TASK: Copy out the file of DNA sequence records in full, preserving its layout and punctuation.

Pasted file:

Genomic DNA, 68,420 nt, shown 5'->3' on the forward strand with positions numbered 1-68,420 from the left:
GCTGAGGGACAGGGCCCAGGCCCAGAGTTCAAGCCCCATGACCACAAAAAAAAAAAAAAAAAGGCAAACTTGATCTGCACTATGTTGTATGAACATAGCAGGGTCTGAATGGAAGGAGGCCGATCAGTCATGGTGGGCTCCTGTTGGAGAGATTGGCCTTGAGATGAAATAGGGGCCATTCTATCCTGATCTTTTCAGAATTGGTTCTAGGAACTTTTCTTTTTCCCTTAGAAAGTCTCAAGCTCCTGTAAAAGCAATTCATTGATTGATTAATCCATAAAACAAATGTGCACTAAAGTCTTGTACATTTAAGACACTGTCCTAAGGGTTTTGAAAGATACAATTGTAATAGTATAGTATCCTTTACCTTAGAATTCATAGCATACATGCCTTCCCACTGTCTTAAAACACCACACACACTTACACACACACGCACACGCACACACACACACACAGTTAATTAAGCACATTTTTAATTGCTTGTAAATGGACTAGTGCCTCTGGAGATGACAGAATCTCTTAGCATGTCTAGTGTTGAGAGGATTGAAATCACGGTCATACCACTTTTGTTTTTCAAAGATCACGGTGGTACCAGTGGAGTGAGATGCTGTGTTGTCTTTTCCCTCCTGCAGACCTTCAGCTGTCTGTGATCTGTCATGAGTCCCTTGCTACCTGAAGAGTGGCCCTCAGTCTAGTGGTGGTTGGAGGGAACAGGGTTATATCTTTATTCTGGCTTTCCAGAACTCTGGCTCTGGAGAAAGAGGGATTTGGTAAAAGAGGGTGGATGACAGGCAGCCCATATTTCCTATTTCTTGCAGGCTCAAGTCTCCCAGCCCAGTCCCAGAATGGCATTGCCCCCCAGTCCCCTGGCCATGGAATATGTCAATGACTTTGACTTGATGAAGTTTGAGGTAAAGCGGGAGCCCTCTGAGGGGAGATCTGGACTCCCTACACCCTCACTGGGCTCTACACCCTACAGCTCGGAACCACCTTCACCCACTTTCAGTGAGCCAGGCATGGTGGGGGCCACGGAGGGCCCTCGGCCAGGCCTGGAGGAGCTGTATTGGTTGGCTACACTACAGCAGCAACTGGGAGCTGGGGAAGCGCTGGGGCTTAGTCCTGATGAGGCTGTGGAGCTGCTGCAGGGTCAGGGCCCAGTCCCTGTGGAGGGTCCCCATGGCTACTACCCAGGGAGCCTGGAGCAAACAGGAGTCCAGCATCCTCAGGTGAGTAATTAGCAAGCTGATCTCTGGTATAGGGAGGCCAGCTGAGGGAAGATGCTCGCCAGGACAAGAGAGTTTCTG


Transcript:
Genomic DNA, 68,420 nt, shown 5'->3' on the forward strand with positions numbered 1-68,420 from the left:
GCTGAGGGACAGGGCCCAGGCCCAGAGTTCAAGCCCCATGACCACAAAAAAAAAAAAAAAAAGGCAAACTTGATCTGCACTATGTTGTATGAACATAGCAGGGTCTGAATGGAAGGAGGCCGATCAGTCATGGTGGGCTCCTGTTGGAGAGATTGGCCTTGAGATGAAATAGGGGCCATTCTATCCTGATCTTTTCAGAATTGGTTCTAGGAACTTTTCTTTTTCCCTTAGAAAGTCTCAAGCTCCTGTAAAAGCAATTCATTGATTGATTAATCCATAAAACAAATGTGCACTAAAGTCTTGTACATTTAAGACACTGTCCTAAGGGTTTTGAAAGATACAATTGTAATAGTATAGTATCCTTTACCTTAGAATTCATAGCATACATGCCTTCCCACTGTCTTAAAACACCACACACACTTACACACACACGCACACGCACACACACACACACAGTTAATTAAGCACATTTTTAATTGCTTGTAAATGGACTAGTGCCTCTGGAGATGACAGAATCTCTTAGCATGTCTAGTGTTGAGAGGATTGAAATCACGGTCATACCACTTTTGTTTTTCAAAGATCACGGTGGTACCAGTGGAGTGAGATGCTGTGTTGTCTTTTCCCTCCTGCAGACCTTCAGCTGTCTGTGATCTGTCATGAGTCCCTTGCTACCTGAAGAGTGGCCCTCAGTCTAGTGGTGGTTGGAGGGAACAGGGTTATATCTTTATTCTGGCTTTCCAGAACTCTGGCTCTGGAGAAAGAGGGATTTGGTAAAAGAGGGTGGATGACAGGCAGCCCATATTTCCTATTTCTTGCAGGCTCAAGTCTCCCAGCCCAGTCCCAGAATGGCATTGCCCCCCAGTCCCCTGGCCATGGAATATGTCAATGACTTTGACTTGATGAAGTTTGAGGTAAAGCGGGAGCCCTCTGAGGGGAGATCTGGACTCCCTACACCCTCACTGGGCTCTACACCCTACAGCTCGGAACCACCTTCACCCACTTTCAGTGAGCCAGGCATGGTGGGGGCCACGGAGGGCCCTCGGCCAGGCCTGGAGGAGCTGTATTGGTTGGCTACACTACAGCAGCAACTGGGAGCTGGGGAAGCGCTGGGGCTTAGTCCTGATGAGGCTGTGGAGCTGCTGCAGGGTCAGGGCCCAGTCCCTGTGGAGGGTCCCCATGGCTACTACCCAGGGAGCCTGGAGCAAACAGGAGTCCAGCATCCTCAGGTGAGTAATTAGCAAGCTGATCTCTGGTATAGGGAGGCCAGCTGAGGGAAGATGCTCGCCAGGACAAGAGAGTTTCTG